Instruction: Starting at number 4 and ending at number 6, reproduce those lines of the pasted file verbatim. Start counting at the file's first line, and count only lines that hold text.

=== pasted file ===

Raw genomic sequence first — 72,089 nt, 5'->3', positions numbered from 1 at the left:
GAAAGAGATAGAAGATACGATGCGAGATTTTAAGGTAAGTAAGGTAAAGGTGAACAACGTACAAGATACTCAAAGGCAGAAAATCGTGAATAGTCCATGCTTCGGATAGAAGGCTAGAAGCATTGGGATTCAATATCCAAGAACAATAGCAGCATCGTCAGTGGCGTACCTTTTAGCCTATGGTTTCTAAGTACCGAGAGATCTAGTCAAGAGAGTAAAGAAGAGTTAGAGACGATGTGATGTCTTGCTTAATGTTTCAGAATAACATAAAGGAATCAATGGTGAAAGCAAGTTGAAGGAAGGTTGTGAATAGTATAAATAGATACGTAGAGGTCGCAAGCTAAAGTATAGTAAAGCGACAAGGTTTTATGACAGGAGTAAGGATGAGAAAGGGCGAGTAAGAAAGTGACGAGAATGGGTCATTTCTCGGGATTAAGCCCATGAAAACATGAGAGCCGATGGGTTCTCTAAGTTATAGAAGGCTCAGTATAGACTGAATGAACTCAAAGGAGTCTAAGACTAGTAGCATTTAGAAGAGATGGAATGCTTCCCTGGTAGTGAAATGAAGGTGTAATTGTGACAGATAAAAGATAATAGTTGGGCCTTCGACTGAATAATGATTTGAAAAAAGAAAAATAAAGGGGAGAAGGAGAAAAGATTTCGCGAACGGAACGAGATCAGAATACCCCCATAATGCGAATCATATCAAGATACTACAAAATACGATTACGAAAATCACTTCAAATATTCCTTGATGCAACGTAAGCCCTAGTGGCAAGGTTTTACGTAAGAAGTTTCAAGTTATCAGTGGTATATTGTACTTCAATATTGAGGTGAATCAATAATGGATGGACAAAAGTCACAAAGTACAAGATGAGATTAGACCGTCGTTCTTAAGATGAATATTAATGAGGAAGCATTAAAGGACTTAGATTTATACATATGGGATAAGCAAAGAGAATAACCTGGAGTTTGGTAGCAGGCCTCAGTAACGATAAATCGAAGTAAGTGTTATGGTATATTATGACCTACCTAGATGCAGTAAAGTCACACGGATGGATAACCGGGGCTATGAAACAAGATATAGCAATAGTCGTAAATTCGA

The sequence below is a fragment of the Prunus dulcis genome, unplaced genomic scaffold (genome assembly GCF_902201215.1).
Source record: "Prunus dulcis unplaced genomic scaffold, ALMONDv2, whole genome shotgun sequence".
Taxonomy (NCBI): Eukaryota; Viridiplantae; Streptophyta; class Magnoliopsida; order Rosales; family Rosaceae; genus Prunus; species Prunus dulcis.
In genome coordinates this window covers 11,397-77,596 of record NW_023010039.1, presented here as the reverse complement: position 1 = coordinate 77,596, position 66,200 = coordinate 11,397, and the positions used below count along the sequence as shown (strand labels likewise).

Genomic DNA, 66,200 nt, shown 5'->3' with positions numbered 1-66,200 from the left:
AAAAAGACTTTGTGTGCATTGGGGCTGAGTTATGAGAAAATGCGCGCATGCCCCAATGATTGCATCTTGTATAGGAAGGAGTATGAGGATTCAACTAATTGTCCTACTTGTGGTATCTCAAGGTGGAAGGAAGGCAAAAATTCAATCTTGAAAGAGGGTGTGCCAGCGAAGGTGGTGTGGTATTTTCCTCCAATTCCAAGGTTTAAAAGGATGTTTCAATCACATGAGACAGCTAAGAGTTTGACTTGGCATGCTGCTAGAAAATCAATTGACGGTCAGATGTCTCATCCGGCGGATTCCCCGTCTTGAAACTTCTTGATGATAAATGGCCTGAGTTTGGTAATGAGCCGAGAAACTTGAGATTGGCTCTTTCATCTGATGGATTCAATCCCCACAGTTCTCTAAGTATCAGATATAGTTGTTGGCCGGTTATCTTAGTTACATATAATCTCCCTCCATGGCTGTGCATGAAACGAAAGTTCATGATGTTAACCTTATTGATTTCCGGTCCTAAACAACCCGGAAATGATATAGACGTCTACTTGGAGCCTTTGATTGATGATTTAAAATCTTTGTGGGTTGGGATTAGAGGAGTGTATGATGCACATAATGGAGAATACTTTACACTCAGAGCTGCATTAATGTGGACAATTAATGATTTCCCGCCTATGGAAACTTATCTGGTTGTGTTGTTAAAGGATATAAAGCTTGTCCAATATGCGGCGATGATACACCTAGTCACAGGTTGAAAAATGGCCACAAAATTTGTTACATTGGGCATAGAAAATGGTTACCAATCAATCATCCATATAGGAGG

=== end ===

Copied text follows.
Source record: "Prunus dulcis unplaced genomic scaffold, ALMONDv2, whole genome shotgun sequence".
Taxonomy (NCBI): Eukaryota; Viridiplantae; Streptophyta; class Magnoliopsida; order Rosales; family Rosaceae; genus Prunus; species Prunus dulcis.
In genome coordinates this window covers 11,397-77,596 of record NW_023010039.1, presented here as the reverse complement: position 1 = coordinate 77,596, position 66,200 = coordinate 11,397, and the positions used below count along the sequence as shown (strand labels likewise).